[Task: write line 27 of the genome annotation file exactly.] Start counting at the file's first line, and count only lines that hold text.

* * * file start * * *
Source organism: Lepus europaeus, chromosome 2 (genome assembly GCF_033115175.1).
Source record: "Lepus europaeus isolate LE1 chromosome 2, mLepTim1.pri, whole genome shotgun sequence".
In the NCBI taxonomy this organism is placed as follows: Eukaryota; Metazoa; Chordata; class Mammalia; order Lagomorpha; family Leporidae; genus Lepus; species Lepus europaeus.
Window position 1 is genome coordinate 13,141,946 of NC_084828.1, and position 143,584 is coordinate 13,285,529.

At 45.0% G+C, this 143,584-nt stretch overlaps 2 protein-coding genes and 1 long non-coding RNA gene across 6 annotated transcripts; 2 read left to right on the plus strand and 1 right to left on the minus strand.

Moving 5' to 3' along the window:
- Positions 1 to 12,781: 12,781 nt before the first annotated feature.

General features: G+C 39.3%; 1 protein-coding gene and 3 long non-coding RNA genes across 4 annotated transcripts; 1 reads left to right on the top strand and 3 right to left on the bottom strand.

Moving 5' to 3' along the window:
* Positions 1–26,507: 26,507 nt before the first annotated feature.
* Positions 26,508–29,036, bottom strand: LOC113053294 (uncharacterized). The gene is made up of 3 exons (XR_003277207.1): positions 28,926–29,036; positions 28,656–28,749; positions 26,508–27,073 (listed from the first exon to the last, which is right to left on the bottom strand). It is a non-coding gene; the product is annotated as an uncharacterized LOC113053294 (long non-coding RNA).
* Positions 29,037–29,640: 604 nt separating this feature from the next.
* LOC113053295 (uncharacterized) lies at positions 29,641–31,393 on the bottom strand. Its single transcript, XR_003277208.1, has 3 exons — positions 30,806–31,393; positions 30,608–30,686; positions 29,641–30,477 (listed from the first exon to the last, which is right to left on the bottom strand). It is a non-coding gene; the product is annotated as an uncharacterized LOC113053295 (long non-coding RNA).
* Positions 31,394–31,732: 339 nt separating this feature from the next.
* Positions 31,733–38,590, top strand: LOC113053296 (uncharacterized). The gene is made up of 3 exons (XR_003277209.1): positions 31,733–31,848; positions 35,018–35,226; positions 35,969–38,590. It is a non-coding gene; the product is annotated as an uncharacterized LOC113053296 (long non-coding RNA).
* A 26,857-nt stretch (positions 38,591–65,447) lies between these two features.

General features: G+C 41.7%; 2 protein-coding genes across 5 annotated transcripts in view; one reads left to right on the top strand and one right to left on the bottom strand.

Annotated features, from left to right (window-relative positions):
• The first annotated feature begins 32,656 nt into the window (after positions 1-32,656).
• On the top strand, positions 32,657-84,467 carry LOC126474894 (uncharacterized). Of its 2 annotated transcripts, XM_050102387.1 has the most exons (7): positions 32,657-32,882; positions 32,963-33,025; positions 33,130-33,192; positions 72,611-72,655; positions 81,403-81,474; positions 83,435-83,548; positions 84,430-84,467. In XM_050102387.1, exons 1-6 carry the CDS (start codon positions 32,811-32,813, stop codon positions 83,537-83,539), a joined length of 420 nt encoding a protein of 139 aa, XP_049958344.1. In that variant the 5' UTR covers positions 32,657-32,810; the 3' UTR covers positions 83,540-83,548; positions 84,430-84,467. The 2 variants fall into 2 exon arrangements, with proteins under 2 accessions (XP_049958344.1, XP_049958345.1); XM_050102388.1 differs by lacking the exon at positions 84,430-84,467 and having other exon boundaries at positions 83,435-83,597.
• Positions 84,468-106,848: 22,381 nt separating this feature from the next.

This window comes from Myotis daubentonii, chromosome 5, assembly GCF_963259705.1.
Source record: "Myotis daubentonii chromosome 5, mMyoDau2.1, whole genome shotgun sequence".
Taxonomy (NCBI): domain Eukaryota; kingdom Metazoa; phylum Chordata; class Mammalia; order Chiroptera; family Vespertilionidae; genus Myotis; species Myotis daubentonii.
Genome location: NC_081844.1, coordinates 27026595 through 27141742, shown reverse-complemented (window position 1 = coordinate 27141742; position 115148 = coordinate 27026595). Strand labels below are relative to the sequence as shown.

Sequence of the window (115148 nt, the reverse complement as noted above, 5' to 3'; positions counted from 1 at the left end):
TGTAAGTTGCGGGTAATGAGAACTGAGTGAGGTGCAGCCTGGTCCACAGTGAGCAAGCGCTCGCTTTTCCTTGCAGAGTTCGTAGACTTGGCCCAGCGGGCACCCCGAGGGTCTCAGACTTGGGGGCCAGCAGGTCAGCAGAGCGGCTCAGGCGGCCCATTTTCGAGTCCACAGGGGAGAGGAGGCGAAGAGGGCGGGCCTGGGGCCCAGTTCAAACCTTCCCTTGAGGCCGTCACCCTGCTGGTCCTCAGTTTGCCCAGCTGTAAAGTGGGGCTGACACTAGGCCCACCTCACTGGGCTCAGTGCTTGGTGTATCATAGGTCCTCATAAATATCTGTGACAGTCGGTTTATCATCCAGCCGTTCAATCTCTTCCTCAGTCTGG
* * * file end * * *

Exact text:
TGTAAGTTGCGGGTAATGAGAACTGAGTGAGGTGCAGCCTGGTCCACAGTGAGCAAGCGCTCGCTTTTCCTTGCAGAGTTCGTAGACTTGGCCCAGCGGGCACCCCGAGGGTCTCAGACTTGGGGGCCAGCAGGTCAGCAGAGCGGCTCAGGCGGCCCATTTTCGAGTCCACAGGGGAGAGGAGGCGAAGAGGGCGGGCCTGGGGCCCAGTTCAAACCTTCCCTTGAGGCCGTCACCCTGCTGGTCCTCAGTTTGCCCAGCTGTAAAGTGGGGCTGACACTAGGCCCACCTCACTGGGCTCAGTGCTTGGTGTATCATAGGTCCTCATAAATATCTGTGACAGTCGGTTTATCATCCAGCCGTTCAATCTCTTCCTCAGTCTGG